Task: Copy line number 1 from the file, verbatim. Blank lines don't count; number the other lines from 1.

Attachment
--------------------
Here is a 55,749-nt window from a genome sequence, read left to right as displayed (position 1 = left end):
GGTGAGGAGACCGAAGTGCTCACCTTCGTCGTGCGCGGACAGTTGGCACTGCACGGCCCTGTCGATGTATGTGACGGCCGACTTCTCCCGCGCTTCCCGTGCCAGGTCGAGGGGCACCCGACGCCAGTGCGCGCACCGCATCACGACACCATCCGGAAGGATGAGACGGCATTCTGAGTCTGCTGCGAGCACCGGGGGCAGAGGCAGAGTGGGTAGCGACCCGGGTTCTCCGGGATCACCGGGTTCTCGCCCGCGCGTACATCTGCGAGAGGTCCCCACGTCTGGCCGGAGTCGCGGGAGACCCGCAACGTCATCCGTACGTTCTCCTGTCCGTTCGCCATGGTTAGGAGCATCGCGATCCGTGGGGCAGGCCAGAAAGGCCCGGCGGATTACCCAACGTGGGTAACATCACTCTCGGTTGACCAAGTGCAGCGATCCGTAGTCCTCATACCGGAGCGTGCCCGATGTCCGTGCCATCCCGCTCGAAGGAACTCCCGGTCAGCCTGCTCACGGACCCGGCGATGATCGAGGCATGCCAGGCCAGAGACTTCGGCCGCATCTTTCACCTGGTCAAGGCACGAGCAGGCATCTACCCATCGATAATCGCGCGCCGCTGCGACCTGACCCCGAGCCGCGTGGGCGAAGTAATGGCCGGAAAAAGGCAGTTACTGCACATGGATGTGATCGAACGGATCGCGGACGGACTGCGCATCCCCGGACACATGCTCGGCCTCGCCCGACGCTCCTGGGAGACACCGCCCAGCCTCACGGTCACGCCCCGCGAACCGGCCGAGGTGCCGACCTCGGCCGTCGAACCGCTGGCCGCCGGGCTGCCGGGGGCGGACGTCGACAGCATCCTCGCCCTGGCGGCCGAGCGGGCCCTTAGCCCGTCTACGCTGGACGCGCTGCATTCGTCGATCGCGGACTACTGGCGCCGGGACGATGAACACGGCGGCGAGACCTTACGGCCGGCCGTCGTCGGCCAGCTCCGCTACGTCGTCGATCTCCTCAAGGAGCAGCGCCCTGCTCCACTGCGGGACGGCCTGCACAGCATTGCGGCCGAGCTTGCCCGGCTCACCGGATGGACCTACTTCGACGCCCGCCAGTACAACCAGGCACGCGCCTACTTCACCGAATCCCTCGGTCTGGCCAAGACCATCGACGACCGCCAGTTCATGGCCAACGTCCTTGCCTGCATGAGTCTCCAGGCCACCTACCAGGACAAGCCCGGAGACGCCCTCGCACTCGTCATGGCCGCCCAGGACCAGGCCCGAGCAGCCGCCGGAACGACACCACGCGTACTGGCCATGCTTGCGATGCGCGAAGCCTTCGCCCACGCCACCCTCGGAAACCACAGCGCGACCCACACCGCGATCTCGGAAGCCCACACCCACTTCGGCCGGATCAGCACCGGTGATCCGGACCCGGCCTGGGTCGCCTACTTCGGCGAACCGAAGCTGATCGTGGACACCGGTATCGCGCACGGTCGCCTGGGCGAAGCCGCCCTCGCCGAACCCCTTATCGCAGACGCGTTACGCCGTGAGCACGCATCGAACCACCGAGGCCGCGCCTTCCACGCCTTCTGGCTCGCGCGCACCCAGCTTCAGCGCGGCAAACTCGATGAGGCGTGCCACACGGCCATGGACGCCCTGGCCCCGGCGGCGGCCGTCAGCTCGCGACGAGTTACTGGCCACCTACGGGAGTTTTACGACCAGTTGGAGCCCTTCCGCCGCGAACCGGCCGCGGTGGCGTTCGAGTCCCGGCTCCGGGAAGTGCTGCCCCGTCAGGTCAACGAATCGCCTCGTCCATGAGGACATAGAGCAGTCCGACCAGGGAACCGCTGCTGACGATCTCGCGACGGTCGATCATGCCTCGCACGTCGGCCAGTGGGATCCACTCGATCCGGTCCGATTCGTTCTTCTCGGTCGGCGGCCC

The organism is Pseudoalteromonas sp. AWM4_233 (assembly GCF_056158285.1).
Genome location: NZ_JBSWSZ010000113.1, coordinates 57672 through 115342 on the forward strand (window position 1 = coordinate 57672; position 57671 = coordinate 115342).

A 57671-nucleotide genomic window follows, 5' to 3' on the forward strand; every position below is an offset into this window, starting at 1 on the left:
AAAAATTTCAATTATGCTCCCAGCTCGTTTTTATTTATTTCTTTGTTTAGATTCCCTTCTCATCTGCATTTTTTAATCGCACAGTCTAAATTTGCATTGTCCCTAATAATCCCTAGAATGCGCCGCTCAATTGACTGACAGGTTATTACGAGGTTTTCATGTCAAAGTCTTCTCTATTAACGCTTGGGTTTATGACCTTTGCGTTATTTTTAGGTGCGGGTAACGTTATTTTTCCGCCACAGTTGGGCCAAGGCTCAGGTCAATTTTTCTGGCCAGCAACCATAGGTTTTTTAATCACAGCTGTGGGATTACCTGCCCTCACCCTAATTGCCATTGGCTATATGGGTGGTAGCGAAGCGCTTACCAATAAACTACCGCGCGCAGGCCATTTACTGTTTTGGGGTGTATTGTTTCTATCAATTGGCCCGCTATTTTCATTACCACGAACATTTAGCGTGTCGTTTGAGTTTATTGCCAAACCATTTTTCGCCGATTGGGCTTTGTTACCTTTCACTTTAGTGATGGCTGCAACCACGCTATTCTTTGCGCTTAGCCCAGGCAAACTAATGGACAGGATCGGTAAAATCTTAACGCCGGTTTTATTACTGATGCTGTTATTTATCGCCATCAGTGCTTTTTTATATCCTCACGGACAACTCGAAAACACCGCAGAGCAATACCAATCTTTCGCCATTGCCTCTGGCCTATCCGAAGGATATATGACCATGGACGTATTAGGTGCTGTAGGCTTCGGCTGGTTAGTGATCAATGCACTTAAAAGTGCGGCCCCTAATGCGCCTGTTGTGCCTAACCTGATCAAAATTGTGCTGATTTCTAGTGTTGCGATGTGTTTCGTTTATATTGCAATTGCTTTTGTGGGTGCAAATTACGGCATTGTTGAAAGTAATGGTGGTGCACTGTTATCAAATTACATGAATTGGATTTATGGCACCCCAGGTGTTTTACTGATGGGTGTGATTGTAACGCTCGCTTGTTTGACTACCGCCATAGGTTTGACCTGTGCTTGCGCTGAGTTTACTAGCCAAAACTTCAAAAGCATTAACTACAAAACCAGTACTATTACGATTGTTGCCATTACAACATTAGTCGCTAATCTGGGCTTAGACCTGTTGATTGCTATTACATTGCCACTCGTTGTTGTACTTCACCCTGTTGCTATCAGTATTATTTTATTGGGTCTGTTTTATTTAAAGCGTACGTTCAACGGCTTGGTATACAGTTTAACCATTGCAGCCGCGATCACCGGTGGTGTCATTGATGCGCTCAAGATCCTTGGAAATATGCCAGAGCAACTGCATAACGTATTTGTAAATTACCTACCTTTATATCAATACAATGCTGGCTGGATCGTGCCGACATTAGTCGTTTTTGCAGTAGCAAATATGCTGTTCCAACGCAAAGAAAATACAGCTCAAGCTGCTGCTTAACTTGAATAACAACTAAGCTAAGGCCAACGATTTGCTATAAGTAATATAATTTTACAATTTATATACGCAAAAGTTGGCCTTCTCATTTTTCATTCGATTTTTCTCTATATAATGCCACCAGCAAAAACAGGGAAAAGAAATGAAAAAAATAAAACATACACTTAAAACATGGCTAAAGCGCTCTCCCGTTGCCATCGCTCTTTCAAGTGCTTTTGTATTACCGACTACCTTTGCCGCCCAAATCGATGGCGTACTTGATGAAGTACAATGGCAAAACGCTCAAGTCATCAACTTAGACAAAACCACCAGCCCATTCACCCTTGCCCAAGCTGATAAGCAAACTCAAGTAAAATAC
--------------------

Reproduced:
Here is a 55,749-nt window from a genome sequence, read left to right as displayed (position 1 = left end):